I'm a fan of aluminum framing and laminated fiberglass walls. I like the rigidity from this type construction vs. the aluminum on stick framing. That is really my biggest thing. Delamination is real. I think that the quality of the build is better today than when the aluminum/fiberglass first came out. I seem to see less delamination on later models. I also think that careful maintenance to the roof and making sure all the wall penetrations are sealed goes a long way to having an "aluma-glass" rig minus the delamination.


V-465
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kellem

Shenandoah valley,VA

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Posted: 10/04/20 05:12pm Link  |  Quote  |  Print  |  Notify Moderator

Possibly some exaggeration here on delamination issues with fiberglass.

We're on our 3rd fiberglass trailer and previous trailer was 10 yrs old and never any delam.

It simply boils down to personal preference.

ajriding

st clair

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Posted: 10/06/20 11:13am Link  |  Quote  |  Print  |  Notify Moderator

not to chase down the change of subject...
but years ago I read that aluminum frame trailers were warrantied for 3 years, and wood for 5 years. Why? Wood can bend and sway and is easy to repair. Aluminum will eventually crack if it is flexed enough times, and is not cheap and is not easy to repair.

The 3 and 5 years is specific to one brand, so no need to challenge that, lol.

As long as the water is kept out then wood is fine, and keeping water out is the #1 priority of any RV owner.

Water damage is almost always why delam happens. Water damage is almost always from degraded sealant at the seams.
You have to do maintenance on the caulked seams. We cannot over-stress this enough.

Aluminum frames are great conductors of heat. The sun hits the wall, the aluminum conducts the heat to the interior wall and heats up the inside. Wood does not do this.


Someone mentioned "gel-coat" No, that is boat construction like Bigfoot campers or the Burrito-style campers. That is fiberglass, but is not fiberglass sheets. Those are two different things. I have not seen issues on a fibegalss panel as the gel coat boat campers have. I would much rather have a boat-like build than a frame and panel build though.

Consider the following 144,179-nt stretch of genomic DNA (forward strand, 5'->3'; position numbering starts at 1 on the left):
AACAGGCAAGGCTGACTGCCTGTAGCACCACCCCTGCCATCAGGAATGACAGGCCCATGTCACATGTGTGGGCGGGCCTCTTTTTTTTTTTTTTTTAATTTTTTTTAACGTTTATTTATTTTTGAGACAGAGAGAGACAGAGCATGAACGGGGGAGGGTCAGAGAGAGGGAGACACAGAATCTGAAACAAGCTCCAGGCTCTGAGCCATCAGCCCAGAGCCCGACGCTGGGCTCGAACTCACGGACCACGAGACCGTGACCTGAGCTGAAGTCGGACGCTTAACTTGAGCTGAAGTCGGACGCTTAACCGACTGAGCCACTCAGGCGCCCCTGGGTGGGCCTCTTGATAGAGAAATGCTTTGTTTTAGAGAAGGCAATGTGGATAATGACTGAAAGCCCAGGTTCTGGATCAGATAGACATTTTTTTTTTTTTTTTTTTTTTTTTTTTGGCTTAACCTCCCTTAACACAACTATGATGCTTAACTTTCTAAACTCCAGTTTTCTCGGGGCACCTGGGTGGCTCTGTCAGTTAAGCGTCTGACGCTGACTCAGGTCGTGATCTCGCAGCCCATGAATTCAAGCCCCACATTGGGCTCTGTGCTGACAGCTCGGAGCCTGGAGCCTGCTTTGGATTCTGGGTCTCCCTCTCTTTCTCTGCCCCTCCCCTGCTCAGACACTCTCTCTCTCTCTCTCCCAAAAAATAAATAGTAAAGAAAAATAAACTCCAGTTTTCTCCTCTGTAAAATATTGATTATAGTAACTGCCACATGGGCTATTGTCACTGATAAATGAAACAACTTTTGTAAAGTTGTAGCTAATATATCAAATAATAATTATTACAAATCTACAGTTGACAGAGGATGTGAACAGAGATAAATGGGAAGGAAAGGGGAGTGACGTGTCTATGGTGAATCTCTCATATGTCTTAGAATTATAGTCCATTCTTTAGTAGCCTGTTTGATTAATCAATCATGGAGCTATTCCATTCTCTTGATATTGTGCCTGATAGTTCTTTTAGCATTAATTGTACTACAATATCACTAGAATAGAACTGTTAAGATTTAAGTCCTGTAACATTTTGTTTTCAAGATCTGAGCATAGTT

I have flipped a bunch of Rvs, and spend time in junk yards scaviging things off old campers. I have kicked, hammered and torn up my share of wood build campers. It is amazing how strong the wood is. They build it with cheap furring strips and use cheap brad nails, no glue, to hold it together and I have to muscle it a lot to break it apart. Wood is plenty strong until it gets wet.

Gdetrailer

PA

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Posted: 10/06/20 12:10pm Link  |  Quote  |  Print  |  Notify Moderator

Vintage465 wrote:

I'm a fan of aluminum framing and laminated fiberglass walls. I like the rigidity from this type construction vs. the aluminum on stick framing. That is really my biggest thing.


"Rigidity" can be a double edged sword.

Too ridged and you cause severe stress in places you do not want.

Not ridged enough and now your rig looks like a wet noodle.

Every material has plus and minuses.

Aluminum has a bit more strength per pound of weight than wood but aluminum has some pitfalls to consider.

Aluminum does work harden when flexed creating brittle spots that over time can fracture.

Aluminum while it doesn't rust, it DOES CORRODE back into it's basic form (powder). Most other metals will create galvanic corrosion including some stainless steels so one must minimized dissimulator metal contact and especially when there is WATER or WATER AND SALT contact.

Building with aluminum requires some skill and proper tools, not gonna just toss someone on the welding line that has never touched a welder.. Fasteners must be chosen properly. AND you must still keep aluminum DRY, allow leaks to happen and over time the aluminum framing will turn to powder..

Wood as long as you keep it dry can last hundreds of yrs, costs much less to build, take very little skilled trade to build with, hence you can buy a stick built typically cheaper than an aluminum built unit.

The keeping of a trailer dry, not the materials it is built with!

Either will fail if you fail to check and replace all of the caulking periodically.